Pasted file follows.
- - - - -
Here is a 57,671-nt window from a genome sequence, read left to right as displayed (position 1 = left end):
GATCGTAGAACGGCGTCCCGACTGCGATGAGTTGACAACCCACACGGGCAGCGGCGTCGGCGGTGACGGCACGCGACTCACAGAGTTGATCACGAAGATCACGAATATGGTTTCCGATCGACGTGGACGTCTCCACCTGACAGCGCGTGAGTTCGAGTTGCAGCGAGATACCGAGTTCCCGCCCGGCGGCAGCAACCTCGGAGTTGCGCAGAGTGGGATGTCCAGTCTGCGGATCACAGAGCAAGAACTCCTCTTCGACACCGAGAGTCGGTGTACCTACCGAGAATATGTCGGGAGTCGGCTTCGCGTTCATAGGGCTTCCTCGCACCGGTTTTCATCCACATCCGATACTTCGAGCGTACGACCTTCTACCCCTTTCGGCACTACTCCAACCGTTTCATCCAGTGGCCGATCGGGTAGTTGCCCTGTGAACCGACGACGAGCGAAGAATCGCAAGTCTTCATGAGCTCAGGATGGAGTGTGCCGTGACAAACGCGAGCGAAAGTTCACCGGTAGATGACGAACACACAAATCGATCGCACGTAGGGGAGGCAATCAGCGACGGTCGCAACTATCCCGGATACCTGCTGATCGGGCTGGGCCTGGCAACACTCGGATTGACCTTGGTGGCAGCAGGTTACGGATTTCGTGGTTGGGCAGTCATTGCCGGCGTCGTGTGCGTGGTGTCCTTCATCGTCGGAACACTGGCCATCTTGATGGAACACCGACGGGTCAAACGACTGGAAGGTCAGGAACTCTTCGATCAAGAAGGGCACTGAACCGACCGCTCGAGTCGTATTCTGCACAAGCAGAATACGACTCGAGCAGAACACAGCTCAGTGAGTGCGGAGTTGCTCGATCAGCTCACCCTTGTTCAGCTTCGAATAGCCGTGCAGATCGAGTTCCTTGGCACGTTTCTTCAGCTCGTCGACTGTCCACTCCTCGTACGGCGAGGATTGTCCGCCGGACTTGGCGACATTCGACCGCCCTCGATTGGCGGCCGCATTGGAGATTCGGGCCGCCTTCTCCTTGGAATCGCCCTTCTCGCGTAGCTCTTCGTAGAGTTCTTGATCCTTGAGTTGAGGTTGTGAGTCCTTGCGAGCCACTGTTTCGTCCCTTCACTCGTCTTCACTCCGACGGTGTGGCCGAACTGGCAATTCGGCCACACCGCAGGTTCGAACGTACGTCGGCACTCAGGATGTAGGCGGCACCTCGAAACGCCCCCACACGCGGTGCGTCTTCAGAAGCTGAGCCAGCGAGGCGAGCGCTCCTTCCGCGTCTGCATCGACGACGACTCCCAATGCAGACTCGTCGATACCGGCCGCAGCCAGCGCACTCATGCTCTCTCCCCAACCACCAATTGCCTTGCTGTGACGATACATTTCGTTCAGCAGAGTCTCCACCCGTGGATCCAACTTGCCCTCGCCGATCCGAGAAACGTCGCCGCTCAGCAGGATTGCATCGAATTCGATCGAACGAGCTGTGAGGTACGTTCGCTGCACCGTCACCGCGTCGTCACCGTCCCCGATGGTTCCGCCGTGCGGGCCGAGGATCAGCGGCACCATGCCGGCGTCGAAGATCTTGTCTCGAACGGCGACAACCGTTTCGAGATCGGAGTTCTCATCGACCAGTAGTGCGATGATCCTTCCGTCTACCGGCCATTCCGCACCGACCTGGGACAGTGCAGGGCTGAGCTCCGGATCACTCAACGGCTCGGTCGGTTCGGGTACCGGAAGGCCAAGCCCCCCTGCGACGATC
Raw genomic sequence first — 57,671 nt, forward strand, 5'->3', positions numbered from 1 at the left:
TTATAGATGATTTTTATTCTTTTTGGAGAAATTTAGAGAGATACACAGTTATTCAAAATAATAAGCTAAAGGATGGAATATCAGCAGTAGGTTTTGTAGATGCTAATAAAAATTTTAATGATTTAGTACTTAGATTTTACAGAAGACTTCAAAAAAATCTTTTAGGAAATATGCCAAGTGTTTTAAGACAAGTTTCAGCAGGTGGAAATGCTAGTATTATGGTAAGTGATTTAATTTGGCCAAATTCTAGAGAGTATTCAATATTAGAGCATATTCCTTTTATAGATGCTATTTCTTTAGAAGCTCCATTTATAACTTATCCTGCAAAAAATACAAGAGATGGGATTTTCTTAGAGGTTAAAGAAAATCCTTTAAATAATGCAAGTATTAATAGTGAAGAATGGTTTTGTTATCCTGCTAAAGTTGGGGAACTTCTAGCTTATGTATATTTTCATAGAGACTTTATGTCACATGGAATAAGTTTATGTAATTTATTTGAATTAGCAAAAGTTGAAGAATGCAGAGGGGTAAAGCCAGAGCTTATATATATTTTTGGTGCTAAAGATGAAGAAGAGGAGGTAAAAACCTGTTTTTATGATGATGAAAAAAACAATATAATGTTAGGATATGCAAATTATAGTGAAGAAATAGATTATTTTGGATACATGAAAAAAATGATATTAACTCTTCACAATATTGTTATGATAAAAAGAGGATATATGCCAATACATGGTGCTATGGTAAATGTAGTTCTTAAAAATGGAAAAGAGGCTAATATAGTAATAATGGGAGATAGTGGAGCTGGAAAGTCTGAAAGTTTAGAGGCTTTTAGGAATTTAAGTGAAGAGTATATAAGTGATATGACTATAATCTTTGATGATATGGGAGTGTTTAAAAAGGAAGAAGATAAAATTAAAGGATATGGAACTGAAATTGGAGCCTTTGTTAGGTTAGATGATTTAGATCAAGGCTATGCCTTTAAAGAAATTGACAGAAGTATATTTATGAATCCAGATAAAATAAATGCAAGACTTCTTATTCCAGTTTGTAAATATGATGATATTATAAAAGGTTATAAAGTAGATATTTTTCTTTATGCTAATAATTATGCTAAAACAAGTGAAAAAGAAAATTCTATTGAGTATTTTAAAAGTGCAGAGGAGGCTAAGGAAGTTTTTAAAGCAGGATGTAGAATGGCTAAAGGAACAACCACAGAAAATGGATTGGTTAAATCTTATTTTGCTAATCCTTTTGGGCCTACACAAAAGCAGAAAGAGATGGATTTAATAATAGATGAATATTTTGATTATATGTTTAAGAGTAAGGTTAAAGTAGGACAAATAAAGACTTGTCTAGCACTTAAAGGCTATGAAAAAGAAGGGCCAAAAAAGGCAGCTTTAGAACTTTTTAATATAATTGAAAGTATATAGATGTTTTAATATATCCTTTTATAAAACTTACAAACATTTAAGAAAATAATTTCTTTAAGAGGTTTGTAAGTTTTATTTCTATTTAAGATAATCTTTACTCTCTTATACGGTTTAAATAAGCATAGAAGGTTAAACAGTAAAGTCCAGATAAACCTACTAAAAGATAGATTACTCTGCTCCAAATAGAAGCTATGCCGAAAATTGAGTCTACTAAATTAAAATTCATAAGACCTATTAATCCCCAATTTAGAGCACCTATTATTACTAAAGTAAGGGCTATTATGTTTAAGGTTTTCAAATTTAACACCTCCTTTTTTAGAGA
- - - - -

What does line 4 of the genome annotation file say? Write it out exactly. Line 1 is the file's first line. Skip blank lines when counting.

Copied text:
TTATAGATGATTTTTATTCTTTTTGGAGAAATTTAGAGAGATACACAGTTATTCAAAATAATAAGCTAAAGGATGGAATATCAGCAGTAGGTTTTGTAGATGCTAATAAAAATTTTAATGATTTAGTACTTAGATTTTACAGAAGACTTCAAAAAAATCTTTTAGGAAATATGCCAAGTGTTTTAAGACAAGTTTCAGCAGGTGGAAATGCTAGTATTATGGTAAGTGATTTAATTTGGCCAAATTCTAGAGAGTATTCAATATTAGAGCATATTCCTTTTATAGATGCTATTTCTTTAGAAGCTCCATTTATAACTTATCCTGCAAAAAATACAAGAGATGGGATTTTCTTAGAGGTTAAAGAAAATCCTTTAAATAATGCAAGTATTAATAGTGAAGAATGGTTTTGTTATCCTGCTAAAGTTGGGGAACTTCTAGCTTATGTATATTTTCATAGAGACTTTATGTCACATGGAATAAGTTTATGTAATTTATTTGAATTAGCAAAAGTTGAAGAATGCAGAGGGGTAAAGCCAGAGCTTATATATATTTTTGGTGCTAAAGATGAAGAAGAGGAGGTAAAAACCTGTTTTTATGATGATGAAAAAAACAATATAATGTTAGGATATGCAAATTATAGTGAAGAAATAGATTATTTTGGATACATGAAAAAAATGATATTAACTCTTCACAATATTGTTATGATAAAAAGAGGATATATGCCAATACATGGTGCTATGGTAAATGTAGTTCTTAAAAATGGAAAAGAGGCTAATATAGTAATAATGGGAGATAGTGGAGCTGGAAAGTCTGAAAGTTTAGAGGCTTTTAGGAATTTAAGTGAAGAGTATATAAGTGATATGACTATAATCTTTGATGATATGGGAGTGTTTAAAAAGGAAGAAGATAAAATTAAAGGATATGGAACTGAAATTGGAGCCTTTGTTAGGTTAGATGATTTAGATCAAGGCTATGCCTTTAAAGAAATTGACAGAAGTATATTTATGAATCCAGATAAAATAAATGCAAGACTTCTTATTCCAGTTTGTAAATATGATGATATTATAAAAGGTTATAAAGTAGATATTTTTCTTTATGCTAATAATTATGCTAAAACAAGTGAAAAAGAAAATTCTATTGAGTATTTTAAAAGTGCAGAGGAGGCTAAGGAAGTTTTTAAAGCAGGATGTAGAATGGCTAAAGGAACAACCACAGAAAATGGATTGGTTAAATCTTATTTTGCTAATCCTTTTGGGCCTACACAAAAGCAGAAAGAGATGGATTTAATAATAGATGAATATTTTGATTATATGTTTAAGAGTAAGGTTAAAGTAGGACAAATAAAGACTTGTCTAGCACTTAAAGGCTATGAAAAAGAAGGGCCAAAAAAGGCAGCTTTAGAACTTTTTAATATAATTGAAAGTATATAGATGTTTTAATATATCCTTTTATAAAACTTACAAACATTTAAGAAAATAATTTCTTTAAGAGGTTTGTAAGTTTTATTTCTATTTAAGATAATCTTTACTCTCTTATACGGTTTAAATAAGCATAGAAGGTTAAACAGTAAAGTCCAGATAAACCTACTAAAAGATAGATTACTCTGCTCCAAATAGAAGCTATGCCGAAAATTGAGTCTACTAAATTAAAATTCATAAGACCTATTAATCCCCAATTTAGAGCACCTATTATTACTAAAGTAAGGGCTATTATGTTTAAGGTTTTCAAATTTAACACCTCCTTTTTTAGAGA